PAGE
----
Maine CDC Press Release

May 25, 2011

Take Care to Avoid Carbon Monoxide Poisoning When Opening Camps

AUGUSTA – As summer approaches and Mainers start opening up their camps for the season, the Maine Center for Disease Control and Prevention warns of the dangers of carbon monoxide poisoning.

Health officials urge camp owners to make sure their propane-fueled stoves and refrigerators are working properly and vented safely when turned on for the season. Camp owners should make sure they have working carbon monoxide detectors equipped with a battery back-up located close to where people sleep. Most hardware stores or places that sell smoke detectors also carry carbon monoxide detectors.

"This is the time of year when we start to get reports of people poisoned in their camps from high levels of carbon monoxide," said state toxicologist, Dr. Andrew Smith. "Usually, blocked exhaust vents or poorly maintained gas-fueled appliances are the culprits. Unfortunately, some of the poisonings are life-threatening."

Boaters are also at risk for carbon monoxide poisoning, Smith said. Carbon monoxide is present in the exhaust of inboard and outboard motors. Gasses can build to dangerous levels in areas just behind the boat. Boaters should stay away from exhaust vent areas, like the back platform. They should not swim in these areas when the motor is on.

Carbon monoxide, or CO, is an odorless and colorless gas created by any combustion engine or device. Improper venting, maintenance, operation or placement of combustion devices can result in poisoning when CO gas builds up in enclosed spaces and in garages, barns and sheds—even if the doors and windows are open.

There are more than 100 emergency department visits each year in Maine due to carbon monoxide poisoning, Smith said.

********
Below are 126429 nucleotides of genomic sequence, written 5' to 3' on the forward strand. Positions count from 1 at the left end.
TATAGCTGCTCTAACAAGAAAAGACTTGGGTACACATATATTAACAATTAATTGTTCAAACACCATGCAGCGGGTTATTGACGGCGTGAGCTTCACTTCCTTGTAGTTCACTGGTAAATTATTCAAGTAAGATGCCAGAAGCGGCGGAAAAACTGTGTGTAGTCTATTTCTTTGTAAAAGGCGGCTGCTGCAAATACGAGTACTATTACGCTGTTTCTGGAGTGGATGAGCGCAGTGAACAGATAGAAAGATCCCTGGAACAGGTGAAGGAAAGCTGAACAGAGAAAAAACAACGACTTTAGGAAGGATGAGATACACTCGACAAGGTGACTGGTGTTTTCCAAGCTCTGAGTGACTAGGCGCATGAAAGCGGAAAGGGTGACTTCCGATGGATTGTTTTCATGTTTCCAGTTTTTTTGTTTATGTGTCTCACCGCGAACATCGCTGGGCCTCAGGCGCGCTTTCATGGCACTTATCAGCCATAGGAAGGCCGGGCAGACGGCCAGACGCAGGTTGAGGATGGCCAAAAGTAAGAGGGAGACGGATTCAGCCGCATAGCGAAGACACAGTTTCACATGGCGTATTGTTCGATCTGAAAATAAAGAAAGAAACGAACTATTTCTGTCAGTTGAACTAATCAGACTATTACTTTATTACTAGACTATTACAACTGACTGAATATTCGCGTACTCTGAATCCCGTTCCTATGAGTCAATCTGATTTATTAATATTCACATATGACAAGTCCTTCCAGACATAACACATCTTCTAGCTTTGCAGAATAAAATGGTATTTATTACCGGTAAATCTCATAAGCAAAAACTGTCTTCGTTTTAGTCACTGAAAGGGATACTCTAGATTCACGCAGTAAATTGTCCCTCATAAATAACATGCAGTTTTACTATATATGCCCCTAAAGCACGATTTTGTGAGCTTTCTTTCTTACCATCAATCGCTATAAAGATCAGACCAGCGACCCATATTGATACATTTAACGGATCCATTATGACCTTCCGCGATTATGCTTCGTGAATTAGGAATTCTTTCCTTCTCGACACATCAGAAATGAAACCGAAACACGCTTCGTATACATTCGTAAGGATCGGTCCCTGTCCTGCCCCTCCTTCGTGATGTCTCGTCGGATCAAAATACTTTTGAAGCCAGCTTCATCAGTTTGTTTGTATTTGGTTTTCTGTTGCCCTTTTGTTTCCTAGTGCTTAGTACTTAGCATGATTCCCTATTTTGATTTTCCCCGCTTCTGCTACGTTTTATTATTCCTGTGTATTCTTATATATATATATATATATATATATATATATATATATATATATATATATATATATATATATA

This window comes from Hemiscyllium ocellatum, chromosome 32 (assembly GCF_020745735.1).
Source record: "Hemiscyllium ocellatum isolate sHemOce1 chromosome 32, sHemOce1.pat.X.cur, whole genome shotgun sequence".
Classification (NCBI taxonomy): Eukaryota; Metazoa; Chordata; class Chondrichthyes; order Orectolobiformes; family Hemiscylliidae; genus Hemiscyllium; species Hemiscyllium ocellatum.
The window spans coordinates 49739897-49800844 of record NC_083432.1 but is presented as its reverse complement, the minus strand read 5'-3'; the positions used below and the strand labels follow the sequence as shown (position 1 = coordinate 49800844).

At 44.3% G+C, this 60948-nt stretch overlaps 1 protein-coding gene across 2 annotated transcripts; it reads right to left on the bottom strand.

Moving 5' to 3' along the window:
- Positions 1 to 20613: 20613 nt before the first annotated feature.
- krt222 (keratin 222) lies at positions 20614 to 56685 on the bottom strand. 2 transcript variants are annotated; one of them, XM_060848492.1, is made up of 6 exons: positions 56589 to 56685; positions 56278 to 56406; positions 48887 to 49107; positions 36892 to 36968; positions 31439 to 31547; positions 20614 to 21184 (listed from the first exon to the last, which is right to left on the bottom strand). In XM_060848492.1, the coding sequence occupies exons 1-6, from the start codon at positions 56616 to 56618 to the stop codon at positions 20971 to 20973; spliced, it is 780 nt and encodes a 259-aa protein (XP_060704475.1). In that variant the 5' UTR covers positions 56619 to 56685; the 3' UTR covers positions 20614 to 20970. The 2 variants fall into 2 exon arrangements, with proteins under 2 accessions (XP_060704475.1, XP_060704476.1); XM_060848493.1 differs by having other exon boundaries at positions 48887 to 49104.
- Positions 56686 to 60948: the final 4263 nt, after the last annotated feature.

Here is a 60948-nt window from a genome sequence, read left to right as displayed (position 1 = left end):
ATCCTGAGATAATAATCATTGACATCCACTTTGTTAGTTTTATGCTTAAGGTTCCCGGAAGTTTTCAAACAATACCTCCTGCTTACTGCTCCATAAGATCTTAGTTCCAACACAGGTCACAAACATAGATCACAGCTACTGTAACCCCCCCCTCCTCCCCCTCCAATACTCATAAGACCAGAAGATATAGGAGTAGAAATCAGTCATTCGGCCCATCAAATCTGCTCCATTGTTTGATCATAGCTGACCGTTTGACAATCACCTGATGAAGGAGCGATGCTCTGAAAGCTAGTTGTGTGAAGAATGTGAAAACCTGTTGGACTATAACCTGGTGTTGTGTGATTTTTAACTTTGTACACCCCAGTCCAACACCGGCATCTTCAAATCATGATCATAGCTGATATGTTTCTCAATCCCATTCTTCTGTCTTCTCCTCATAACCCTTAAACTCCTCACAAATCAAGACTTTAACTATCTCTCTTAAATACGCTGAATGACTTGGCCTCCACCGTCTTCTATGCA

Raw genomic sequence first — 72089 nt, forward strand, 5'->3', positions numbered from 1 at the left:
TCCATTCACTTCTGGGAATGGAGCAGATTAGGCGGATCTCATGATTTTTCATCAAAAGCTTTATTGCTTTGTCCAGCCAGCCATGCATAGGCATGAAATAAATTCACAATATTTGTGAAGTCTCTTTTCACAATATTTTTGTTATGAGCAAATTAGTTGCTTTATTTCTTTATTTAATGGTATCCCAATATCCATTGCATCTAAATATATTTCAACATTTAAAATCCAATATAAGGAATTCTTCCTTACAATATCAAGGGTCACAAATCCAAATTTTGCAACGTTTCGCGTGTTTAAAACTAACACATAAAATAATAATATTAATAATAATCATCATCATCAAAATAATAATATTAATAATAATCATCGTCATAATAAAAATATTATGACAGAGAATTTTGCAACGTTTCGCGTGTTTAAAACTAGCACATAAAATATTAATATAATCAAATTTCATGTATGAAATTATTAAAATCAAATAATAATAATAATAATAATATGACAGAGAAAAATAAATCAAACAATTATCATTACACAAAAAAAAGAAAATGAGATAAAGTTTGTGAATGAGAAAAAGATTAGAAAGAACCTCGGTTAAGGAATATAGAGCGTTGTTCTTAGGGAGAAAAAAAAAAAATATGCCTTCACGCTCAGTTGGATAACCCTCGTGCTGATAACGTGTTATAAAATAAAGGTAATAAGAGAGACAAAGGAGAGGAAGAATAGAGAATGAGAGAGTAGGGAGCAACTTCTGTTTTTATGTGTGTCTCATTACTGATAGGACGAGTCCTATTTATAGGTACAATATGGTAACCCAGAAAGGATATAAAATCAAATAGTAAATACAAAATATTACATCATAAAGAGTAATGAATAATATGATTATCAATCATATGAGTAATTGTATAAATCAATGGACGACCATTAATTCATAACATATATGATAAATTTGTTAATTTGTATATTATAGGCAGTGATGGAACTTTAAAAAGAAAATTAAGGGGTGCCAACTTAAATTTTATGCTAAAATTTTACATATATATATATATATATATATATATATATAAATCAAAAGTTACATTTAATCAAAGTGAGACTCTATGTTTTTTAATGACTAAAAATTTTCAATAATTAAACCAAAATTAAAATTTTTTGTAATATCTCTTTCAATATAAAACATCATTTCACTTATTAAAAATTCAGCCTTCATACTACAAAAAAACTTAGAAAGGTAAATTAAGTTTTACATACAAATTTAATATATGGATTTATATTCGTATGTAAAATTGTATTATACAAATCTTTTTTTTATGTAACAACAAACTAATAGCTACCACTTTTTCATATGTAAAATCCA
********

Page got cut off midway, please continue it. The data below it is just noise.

The Me-CDC estimates that the overall number of households with detectors is increasing and that about half of owner-occupied homes now have them. Yet, in 90 percent of reported carbon monoxide poisonings, there are no carbon monoxide detectors present where the poisonings occur. Maine law requires carbon monoxide detectors to be installed in all rental units, including seasonal rentals, and new single family dwellings. Detectors are also required in existing single-family dwellings whenever there is a transfer of ownership or an addition of one or more bedrooms. The law applies to camps and seasonal homes as well.

To prevent carbon monoxide poisoning this summer:

  • Make sure gas-powered appliances in your camp are working and vented properly.
  • Don't use a gas-powered generator, charcoal grill, camp stove, or other gas- or charcoal-burning device inside your camp or near a window or door. Generators should be more than 15 feet from your home when running. -Don't run a car, truck, lawn mower, tractor or any other motor inside a garage, barn or shed, even if you leave the door open.
  • Make sure you have a CO detector with a battery back-up in your camp near where people sleep. Check or replace the battery during your first visit.
  • If your CO alarm goes off, get out right away and call 911. Get prompt medical attention if you suspect CO poisoning and are feeling dizzy, light-headed, or nauseous.

Additional Background on Carbon Monoxide Poisoning

  • Carbon monoxide can starve body tissues of the oxygen they need to work. Warning signs of poisoning can be confused with illness, intoxication or motion sickness. Symptoms include headache, nausea, vomiting, dizziness, drowsiness, and confusion, but no fever. Carbon monoxide poisoning can cause coma and death.
  • Each year in Maine, there are more than 100 emergency department visits and between one and five deaths due to carbon monoxide poisoning. In 90 percent of the cases, there are no carbon monoxide detectors present where the poisonings occur. For Maine CDC data on carbon monoxide poisonings visit the Maine Tracking Network: https://tracking.publichealth.maine.gov
  • For information on the State law requiring carbon monoxide detectors: http://www.mainelegislature.org/legis/bills/bills_124th/chappdfs/PUBLIC162.pdf